The Power of Appearance

fotolia_120043070_xsMeet Jerry, a new registered nurse in on-the-job training who will begin shadowing you next week to learn to how to conduct sick call. She asks you what she should be thinking about in preparation for this role. You respond by saying that how she does in sick call will establish her competence and clinical authority in the eyes of the inmate population and to prepare for an onslaught of sick call requests as everyone seeks to meet and test her skill.

All patients, not just inmates, assess a nurse’s visual appearance to form an opinion about their confidence and professionalism within the first few seconds of an encounter. In correctional nursing, the inmate’s best opportunity to make this assessment will be during a sick call encounter. Since inmates have no choice in who provides their nursing care they are naturally interested whenever someone new joins the nursing staff.

The traditional white uniform was first established by Florence Nightingale in the early 1900’s to distinguish nurses from lay persons who attended the sick at the time and raise nursing to a respectable profession characterized by caring, compassion and clinical competence. Even though the white uniform has given way to more comfortable and durable clothing it still is the strongest association identified by the public between professionalism and nursing.

The correctional facility you work at has no dress code policy for health care staff. The security staff are provided navy blue uniforms with badges and other insignia detailing their name and position within the organization. Health care staff are simply advised to dress in clean and comfortable clothes appropriate for work in the facility.  In considering what advice to give Jerry in preparation for next week you reflect on your past experience at the facility about staff who were able to establish their authority, confidence and nursing competence early in their correctional nursing career. What advice will you give her as a result of this reflection?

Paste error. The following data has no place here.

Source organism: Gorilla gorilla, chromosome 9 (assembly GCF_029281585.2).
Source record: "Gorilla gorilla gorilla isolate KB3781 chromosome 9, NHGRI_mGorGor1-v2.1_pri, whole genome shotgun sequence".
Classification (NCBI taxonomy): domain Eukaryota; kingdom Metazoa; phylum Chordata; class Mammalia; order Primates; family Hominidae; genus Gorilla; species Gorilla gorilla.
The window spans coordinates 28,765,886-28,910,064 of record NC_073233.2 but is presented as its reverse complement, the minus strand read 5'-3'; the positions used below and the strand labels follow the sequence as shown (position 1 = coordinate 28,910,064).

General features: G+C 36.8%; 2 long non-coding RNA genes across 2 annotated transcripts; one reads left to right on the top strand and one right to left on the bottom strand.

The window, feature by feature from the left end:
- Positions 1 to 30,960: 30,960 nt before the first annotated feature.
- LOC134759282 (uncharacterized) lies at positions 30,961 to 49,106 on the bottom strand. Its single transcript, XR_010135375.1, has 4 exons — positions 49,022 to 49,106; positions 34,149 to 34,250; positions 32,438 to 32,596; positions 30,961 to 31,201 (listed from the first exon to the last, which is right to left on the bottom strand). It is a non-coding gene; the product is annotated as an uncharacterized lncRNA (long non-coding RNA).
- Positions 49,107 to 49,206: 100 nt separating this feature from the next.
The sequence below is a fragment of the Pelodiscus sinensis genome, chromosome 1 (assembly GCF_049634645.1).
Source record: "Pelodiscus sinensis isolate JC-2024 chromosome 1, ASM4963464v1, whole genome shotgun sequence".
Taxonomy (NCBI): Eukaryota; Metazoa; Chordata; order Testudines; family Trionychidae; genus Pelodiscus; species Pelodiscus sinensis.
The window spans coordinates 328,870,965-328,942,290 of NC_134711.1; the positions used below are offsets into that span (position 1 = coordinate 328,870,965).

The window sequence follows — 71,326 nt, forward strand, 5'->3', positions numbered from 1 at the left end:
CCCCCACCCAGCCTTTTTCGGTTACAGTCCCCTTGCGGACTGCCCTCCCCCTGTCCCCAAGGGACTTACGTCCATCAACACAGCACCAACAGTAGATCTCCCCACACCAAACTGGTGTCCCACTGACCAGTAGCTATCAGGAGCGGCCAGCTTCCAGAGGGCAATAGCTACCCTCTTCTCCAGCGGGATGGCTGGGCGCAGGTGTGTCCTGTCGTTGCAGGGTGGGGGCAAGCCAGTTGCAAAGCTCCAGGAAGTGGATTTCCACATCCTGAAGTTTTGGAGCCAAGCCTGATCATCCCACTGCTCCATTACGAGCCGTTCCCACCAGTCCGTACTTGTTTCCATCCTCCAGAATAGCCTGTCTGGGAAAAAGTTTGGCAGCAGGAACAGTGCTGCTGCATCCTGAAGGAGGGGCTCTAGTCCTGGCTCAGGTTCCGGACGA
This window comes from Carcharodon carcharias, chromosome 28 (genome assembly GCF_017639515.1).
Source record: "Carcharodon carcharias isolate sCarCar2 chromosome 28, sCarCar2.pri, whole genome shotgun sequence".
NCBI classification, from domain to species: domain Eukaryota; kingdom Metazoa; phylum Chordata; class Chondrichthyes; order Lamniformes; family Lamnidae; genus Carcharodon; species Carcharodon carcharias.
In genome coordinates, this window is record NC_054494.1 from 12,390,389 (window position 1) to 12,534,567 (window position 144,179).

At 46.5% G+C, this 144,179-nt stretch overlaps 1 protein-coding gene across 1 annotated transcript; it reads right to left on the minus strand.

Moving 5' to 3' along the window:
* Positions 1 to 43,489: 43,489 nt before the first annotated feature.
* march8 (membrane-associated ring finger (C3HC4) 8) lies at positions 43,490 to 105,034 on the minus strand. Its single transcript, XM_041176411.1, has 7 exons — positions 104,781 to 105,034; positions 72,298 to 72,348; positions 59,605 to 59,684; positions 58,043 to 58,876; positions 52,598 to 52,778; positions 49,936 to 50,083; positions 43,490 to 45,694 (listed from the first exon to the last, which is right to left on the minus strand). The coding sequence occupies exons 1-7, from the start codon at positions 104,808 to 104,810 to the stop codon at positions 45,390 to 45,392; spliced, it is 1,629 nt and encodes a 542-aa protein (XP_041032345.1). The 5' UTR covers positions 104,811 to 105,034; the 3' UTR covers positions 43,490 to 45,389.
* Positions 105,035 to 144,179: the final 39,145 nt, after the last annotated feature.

Patients want to know that the person caring for them has the credentials to do so. In fact, some state boards of nursing require that registered nurses be identified clearly by name and credential. Nurses who are accountable for their practice introduce themselves to the patient at the beginning of the encounter. Nurses who do not want inmates to know their name or credential will be unable to establish the trust necessary to obtain important information from the patient about their condition and risk poor care outcomes. Jerry has been issued a name tag but keeps it in her pocket and only shows it when asked.

Staff who dress in a more formal, uniform style are considered significantly more skilled and knowledgeable by patients than those dressed like they were ready for the gym, rooting for the local team or sporting funny sayings. While individual self-expression in attire isn’t prohibited by the facility, it took longer and was more challenging for these staff to prove their competence and skill and project authority when it was necessary. Jerry seems to prefer a t-shirt and scrub pants for work attire.